Our research group welcomes Ines Lörcher in our team. Since July 2017, Ines Lörcher is working as a research associate in our project on “Redefining the Boundaries of Science and Journalism”. She previously worked in a research project on “Climate change from the Audience Perspective” (funded by the German Research Foundation) under the leadership of Prof. Dr. Irene Neverla at the University of Hamburg from 2012-2017. She holds M.A. degrees in Communications, Political Science and Cultural Anthropology from the University of Mainz, Germany. She is currently working on a PhD project on the public’s appropriation of climate change. MORE
On Saturday morning the COP went past its scheduled finishing time. With successive postponements of the release of the agreement text (which what was going to be, in all likelihood, a watered down, strategically vague version of what the world needed) I found myself wondering what to do.
COP21 in Paris ended on Saturday night with a global pact to reduce emissions and keep global warming below two degrees.
It was the first time that all 196 participating countries agreed on such a deal and as such now is a good time to reflect on the eventful two weeks.
When 196 nations met in Paris for COP21, the event naturally attracted global attention. It also fostered transnational debates on Twitter.
The Internet and more specifically social media enable many-to-many communication without the limitations of physically doing so, e.g having to convene in one geographical location. I wanted to find out the extent to which COP21 had “gone global” on Twitter. Besides this rather specific question, I was also interested in the general impact of COP21 on Twitter.
It has become accepted wisdom here that Paris 2015 is not Copenhagen 2009. This time, the US and China are on board; the price of renewables has dropped by more than half; the vast majority of countries have already pledged emission cuts and Paris is seen as a “staging post”, rather than a final destination.
But in one way at least, Paris 2015 is a re-run of 2009 Copenhagen. There are a staggering 3,700 ‘media representatives’ accredited in attendance, which is just short of the 4,000 (from 119 countries) present at Copenhagen.
Zi is a Chinese journalist currently working towards her master’s in journalism and globalisation in Hamburg.
On 11 December, CCTV posted 2 stories relating to the conference. One story titled ‘China denies rejection by ambition coalition at climate change conference’ emphasized China’s efforts on fighting against climate change by covering Chinese Foreign Ministry spokesperson Hua Chunying’s speech at the climate change conference. The other one focused on US-China relations, titled ‘Chinese, U.S. presidents exchange views on climate conference, bilateral ties over phone’. This piece stressed the successful communication between China and the U.S. over climate change issues and called for strengthening coordination to reach agreement.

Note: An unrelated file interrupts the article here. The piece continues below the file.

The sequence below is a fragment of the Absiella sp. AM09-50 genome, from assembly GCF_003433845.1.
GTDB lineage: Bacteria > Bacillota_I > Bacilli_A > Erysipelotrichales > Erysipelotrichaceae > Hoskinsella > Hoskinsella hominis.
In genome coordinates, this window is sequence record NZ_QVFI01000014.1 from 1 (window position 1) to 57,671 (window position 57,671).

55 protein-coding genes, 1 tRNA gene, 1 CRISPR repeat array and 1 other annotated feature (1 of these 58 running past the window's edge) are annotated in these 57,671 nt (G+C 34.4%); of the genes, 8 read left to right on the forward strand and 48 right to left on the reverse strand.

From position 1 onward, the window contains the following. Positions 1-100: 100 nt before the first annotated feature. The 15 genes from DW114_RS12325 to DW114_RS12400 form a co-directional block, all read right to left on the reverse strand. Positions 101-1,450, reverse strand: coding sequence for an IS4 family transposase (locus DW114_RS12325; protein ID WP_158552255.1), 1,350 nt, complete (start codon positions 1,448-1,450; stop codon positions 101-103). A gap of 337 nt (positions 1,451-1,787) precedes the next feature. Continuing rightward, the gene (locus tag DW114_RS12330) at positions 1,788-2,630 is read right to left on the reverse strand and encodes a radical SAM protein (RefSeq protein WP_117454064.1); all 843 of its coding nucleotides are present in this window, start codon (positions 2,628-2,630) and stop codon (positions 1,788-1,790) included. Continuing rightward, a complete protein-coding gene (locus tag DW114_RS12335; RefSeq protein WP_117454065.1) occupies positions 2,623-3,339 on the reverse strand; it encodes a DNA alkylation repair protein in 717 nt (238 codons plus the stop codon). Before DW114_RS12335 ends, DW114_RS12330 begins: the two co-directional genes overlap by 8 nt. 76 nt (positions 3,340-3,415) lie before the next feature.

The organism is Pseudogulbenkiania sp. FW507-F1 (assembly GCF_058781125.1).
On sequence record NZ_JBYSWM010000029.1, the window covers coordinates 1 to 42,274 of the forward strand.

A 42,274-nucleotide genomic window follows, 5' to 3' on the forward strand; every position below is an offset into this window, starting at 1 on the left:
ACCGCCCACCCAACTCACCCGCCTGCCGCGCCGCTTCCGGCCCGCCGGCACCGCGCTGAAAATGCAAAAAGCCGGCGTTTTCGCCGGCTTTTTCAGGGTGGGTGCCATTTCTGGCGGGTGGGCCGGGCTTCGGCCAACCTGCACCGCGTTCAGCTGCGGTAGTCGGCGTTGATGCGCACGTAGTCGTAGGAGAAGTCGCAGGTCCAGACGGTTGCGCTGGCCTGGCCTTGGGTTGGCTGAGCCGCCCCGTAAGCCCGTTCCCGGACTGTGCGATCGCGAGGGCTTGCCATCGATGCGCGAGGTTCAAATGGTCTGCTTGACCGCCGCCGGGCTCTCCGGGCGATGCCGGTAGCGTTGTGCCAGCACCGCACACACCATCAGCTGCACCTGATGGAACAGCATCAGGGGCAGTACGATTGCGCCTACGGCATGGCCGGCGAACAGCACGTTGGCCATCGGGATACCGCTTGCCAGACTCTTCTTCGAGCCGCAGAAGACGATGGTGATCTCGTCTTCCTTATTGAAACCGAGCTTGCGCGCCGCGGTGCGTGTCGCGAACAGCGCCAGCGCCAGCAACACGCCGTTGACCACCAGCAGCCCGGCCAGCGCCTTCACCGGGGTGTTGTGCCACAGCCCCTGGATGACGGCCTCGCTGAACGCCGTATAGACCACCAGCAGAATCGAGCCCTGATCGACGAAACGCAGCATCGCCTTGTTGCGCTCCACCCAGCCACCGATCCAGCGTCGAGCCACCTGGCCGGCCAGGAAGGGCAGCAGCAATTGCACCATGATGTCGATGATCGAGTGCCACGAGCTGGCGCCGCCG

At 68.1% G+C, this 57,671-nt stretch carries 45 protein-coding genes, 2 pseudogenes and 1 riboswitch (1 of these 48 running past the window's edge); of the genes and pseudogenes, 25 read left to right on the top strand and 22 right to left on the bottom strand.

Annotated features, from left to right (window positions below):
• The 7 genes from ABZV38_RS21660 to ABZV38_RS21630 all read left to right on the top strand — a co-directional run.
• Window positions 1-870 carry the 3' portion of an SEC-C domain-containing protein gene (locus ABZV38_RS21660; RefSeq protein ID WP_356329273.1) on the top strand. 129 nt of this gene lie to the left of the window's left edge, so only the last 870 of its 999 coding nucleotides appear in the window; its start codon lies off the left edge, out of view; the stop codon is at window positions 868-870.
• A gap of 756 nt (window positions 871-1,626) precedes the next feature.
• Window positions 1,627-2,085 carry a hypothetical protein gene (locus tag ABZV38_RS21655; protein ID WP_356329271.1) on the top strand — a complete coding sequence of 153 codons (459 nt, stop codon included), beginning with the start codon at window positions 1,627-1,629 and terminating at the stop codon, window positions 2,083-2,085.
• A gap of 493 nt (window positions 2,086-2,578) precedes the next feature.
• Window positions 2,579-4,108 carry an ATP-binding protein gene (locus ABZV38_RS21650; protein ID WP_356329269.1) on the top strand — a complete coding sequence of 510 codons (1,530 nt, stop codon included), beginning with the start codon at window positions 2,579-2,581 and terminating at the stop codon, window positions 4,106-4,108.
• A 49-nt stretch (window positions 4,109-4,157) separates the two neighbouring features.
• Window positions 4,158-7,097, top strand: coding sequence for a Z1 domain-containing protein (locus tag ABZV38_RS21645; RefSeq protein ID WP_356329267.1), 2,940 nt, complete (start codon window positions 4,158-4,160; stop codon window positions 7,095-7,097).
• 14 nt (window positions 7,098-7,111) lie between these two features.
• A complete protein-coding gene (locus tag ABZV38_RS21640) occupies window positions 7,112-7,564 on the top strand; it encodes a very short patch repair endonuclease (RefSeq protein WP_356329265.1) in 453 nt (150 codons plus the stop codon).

During the past two weeks of the UN summit, we have read about the problems that civil society actors have faced in making their voices heard.
Following on from the November 13 Paris terror attacks protests and other public events were banned in the city. Under these circumstances, social media represent a means through which civil society organisations can stand up for what they believe in and receive public attention.
In this blog post, I want to take a look at the climate change debate taking place on twitter, and the actors participating in it. During the conference, I have collected tweets using Google Tags based on the hashtag #climatechange. The following preliminary analyses are based on tweets collected between 30th of November and 8th of December 2015.
As the COP 21 comes to an end, the main focus of the coverage of Spanish and Portuguese newspapers on Friday (Dec 11) was the announcement that the release of the final agreement had been postponed.
Prominent newspapers from each country El País, El Mundo (Spain) and Público (Portugal) had correspondents at the Summit, while others used texts from news agencies.
The coverage of the developments of the agreement did not differ greatly from one newspaper to another. However, outlets did provide different perspectives on the discussion of climate change in general:
As the climate negotiations in Paris near their final rounds, some might be surprised by rather contradictory developments, which relate to the much discussed 2 degree threshold.
This limit aims to keep warming within 2°C of the pre-industrial average.While the emissions reduction pledges put forward by the countries ahead of COP 21 in Paris were not sufficiently ambitious to keep within this limit, in the final phase of the negotiations many countries wish for an even lower limit: below 1.5 degrees.
Cristina is a Spanish journalist working towards her master’s in journalism and globalisation at City University, London. You can follow her twitter on: @belda_font
From the beginning of the Paris Climate Summit, the world has expected a global agreement to cut greenhouse gas emissions and tackle climate change. Carbon pricing is seen as part of the solution.
Carbon pricing is the cost applied to carbon pollution to encourage polluters to reduce the amount of greenhouse gas they emit into the atmosphere. While no global carbon pricing policy has yet been broadly agreed to, the private sector is doing their homework. The scene has so far been dominated by negotiations about government commitments to reduce their carbon emissions. But there are other actors that are seeking to play a bigger role in the green economy transition: multinationals.